The study can't answer how to cultivate social capital in schools. But Goddard has some ideas.

One is for schools to do more to help teachers work together.

"Research shows that the more teachers collaborate, the more they work together on instructional improvement, the higher the of their students. That's because collaborative work builds social capital that provides students with access to valuable support," he said.

Building connections to the community is important, too. School-based mentoring programs that connect children to adults in the community is one idea.

"Sustained interactions over time focused on children's learning and effective teaching practice are the best way for people to build trust and build networks that are at the heart of social capital," Goddard said.

"We need intentional effort by schools to build social capital. We can't leave it to chance."


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More information: Serena J. Salloum et al, Resources, Learning, and Policy: The Relative Effects of Social and Financial Capital on Student Learning in Schools, Journal of Education for Students Placed at Risk (JESPAR) (2018). DOI: 10.1080/10824669.2018.1496023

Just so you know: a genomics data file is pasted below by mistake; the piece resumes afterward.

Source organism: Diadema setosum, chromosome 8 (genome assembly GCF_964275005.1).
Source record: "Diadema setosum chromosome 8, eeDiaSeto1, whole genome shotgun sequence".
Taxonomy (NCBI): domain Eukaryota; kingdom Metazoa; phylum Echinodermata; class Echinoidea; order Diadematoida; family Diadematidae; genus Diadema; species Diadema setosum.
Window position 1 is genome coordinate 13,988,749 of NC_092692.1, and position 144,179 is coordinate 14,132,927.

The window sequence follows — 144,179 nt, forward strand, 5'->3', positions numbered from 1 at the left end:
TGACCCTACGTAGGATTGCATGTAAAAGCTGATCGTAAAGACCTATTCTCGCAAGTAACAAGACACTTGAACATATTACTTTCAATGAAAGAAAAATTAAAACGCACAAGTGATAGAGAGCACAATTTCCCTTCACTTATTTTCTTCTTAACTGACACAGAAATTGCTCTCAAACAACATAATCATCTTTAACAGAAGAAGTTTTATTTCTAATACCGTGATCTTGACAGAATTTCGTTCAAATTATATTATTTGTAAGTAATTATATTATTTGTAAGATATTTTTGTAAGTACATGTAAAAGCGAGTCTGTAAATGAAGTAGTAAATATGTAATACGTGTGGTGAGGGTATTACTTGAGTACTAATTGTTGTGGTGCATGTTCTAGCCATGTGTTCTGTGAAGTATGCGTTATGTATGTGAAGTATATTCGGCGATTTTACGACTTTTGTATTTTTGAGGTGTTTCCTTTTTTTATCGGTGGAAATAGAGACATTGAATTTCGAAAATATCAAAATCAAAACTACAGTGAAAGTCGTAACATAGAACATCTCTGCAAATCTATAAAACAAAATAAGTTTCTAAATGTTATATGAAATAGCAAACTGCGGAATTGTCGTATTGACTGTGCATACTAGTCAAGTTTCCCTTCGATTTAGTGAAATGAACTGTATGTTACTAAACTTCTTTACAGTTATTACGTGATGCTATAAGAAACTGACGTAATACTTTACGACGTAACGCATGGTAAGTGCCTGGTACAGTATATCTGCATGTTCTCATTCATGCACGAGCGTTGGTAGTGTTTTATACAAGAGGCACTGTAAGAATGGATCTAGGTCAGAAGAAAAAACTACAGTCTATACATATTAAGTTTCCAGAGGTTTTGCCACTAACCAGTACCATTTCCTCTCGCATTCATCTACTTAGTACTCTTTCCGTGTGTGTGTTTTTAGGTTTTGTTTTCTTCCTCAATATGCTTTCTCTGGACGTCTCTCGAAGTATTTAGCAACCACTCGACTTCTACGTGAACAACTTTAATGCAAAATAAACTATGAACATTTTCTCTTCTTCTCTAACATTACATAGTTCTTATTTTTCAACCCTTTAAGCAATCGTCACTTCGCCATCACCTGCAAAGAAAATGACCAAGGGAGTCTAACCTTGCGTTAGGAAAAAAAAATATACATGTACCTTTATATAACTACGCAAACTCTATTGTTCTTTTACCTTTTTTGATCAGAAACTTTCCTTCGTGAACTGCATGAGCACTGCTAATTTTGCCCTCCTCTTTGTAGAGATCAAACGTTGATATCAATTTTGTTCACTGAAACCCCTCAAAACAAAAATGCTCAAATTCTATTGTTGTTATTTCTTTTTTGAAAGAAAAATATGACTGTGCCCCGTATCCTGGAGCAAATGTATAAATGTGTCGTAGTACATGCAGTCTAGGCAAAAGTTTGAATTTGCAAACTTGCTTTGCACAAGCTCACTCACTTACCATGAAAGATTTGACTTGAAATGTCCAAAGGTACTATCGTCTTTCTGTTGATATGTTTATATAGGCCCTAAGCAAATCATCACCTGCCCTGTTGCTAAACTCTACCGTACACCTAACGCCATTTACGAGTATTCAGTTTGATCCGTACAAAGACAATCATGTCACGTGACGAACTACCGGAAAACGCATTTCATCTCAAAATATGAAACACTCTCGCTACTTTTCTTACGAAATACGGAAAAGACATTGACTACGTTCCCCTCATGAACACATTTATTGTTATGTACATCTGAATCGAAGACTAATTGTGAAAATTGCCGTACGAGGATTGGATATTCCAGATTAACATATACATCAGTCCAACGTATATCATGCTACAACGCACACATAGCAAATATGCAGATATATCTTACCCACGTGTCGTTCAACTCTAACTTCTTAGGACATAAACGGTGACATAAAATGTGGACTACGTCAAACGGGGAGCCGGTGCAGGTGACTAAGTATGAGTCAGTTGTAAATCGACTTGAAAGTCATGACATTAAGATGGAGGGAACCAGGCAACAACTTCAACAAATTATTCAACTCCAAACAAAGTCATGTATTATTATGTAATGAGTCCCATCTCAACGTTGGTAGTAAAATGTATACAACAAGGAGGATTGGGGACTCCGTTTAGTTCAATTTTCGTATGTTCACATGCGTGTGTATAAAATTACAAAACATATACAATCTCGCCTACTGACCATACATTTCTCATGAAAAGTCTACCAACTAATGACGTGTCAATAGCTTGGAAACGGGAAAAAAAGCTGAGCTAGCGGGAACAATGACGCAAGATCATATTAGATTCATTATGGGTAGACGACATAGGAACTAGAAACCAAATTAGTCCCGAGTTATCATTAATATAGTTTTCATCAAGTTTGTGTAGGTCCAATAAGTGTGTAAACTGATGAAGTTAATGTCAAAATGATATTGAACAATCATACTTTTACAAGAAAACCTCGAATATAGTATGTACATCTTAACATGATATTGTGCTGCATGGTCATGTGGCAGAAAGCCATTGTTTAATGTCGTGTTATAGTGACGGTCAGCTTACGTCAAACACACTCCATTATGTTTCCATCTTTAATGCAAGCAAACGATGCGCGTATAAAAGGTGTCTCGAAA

Citation: Why relationships—not money—are the key to improving schools (2018, October 25) retrieved 15 October 2019 from https://phys.org/news/2018-10-relationshipsnot-moneyare-key-schools.html
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Oct 25, 2018
Another excuse. At one time, they said there was categorically no doubt spending more and more and more on "schools" would improve, for example, black children's performance. Then they said "better" "teachers". Then they said poor students being in "schools" with successful students.
All evident attempts to avoid saying out loud that blacks are not spiritually, emotionally, ethically, intellectually the equal of whites.
When dealing with fraud in positions of power, a common tactic seen is the "explanation". An untrue "excuse" for why things do not agree with the propaganda, along with elaborate descriptions of how to fix it. Often, as in spending more and more and more money, it can serve to make some connivers rich by skimming money off the top. It can be said that, most importantly for the frauds, an "explanation" can provide some more time to keep from admitting the truth.

Oct 26, 2018
And this is why school districts should be small, period. Finally a study that makes sense. Give each school district one million dollars for administration, and put in side walks everywhere so school districts can be small to tiny.

Oct 29, 2018
Julianpenrod's blatantly racist statement shows phys.org's blessing of hate speech and pseudoscience. Even if they were to remove this post, they are unwilling to ban the commenter.

Oct 29, 2018
All evident attempts to avoid saying out loud that blacks are not spiritually, emotionally, ethically, intellectually the equal of whites
Arent you limiting yourself julian? You left out orientals, slavs, gypsies, jews of course, and women.

Your zippers down and your tribalism is flopping in the wind.